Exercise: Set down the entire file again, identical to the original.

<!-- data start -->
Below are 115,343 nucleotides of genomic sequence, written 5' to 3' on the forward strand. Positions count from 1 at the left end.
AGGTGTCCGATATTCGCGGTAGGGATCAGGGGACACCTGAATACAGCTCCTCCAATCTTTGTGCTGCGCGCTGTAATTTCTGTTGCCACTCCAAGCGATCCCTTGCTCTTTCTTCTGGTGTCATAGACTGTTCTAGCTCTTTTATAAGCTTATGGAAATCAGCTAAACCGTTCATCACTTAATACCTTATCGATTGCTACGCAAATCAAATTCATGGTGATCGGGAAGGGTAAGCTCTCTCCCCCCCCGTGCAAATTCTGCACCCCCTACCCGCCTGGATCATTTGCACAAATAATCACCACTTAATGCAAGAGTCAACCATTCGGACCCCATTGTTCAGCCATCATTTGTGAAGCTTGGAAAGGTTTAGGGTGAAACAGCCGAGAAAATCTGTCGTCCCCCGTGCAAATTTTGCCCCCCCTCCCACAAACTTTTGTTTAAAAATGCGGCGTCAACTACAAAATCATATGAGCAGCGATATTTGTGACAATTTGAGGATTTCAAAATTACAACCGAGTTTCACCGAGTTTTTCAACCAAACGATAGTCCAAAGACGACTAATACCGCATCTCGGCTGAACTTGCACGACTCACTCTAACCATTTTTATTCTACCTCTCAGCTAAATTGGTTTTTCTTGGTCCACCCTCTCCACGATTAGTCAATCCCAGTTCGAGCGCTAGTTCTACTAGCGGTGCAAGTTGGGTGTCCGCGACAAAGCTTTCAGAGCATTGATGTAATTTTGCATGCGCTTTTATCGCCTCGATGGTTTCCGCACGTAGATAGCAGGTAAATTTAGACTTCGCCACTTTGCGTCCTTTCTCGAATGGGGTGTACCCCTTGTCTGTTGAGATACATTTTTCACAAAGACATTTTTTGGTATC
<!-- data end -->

Below are 115,343 nucleotides of genomic sequence, written 5' to 3' on the forward strand. Positions count from 1 at the left end.
AGGTGTCCGATATTCGCGGTAGGGATCAGGGGACACCTGAATACAGCTCCTCCAATCTTTGTGCTGCGCGCTGTAATTTCTGTTGCCACTCCAAGCGATCCCTTGCTCTTTCTTCTGGTGTCATAGACTGTTCTAGCTCTTTTATAAGCTTATGGAAATCAGCTAAACCGTTCATCACTTAATACCTTATCGATTGCTACGCAAATCAAATTCATGGTGATCGGGAAGGGTAAGCTCTCTCCCCCCCCGTGCAAATTCTGCACCCCCTACCCGCCTGGATCATTTGCACAAATAATCACCACTTAATGCAAGAGTCAACCATTCGGACCCCATTGTTCAGCCATCATTTGTGAAGCTTGGAAAGGTTTAGGGTGAAACAGCCGAGAAAATCTGTCGTCCCCCGTGCAAATTTTGCCCCCCCTCCCACAAACTTTTGTTTAAAAATGCGGCGTCAACTACAAAATCATATGAGCAGCGATATTTGTGACAATTTGAGGATTTCAAAATTACAACCGAGTTTCACCGAGTTTTTCAACCAAACGATAGTCCAAAGACGACTAATACCGCATCTCGGCTGAACTTGCACGACTCACTCTAACCATTTTTATTCTACCTCTCAGCTAAATTGGTTTTTCTTGGTCCACCCTCTCCACGATTAGTCAATCCCAGTTCGAGCGCTAGTTCTACTAGCGGTGCAAGTTGGGTGTCCGCGACAAAGCTTTCAGAGCATTGATGTAATTTTGCATGCGCTTTTATCGCCTCGATGGTTTCCGCACGTAGATAGCAGGTAAATTTAGACTTCGCCACTTTGCGTCCTTTCTCGAATGGGGTGTACCCCTTGTCTGTTGAGATACATTTTTCACAAAGACATTTTTTGGTATC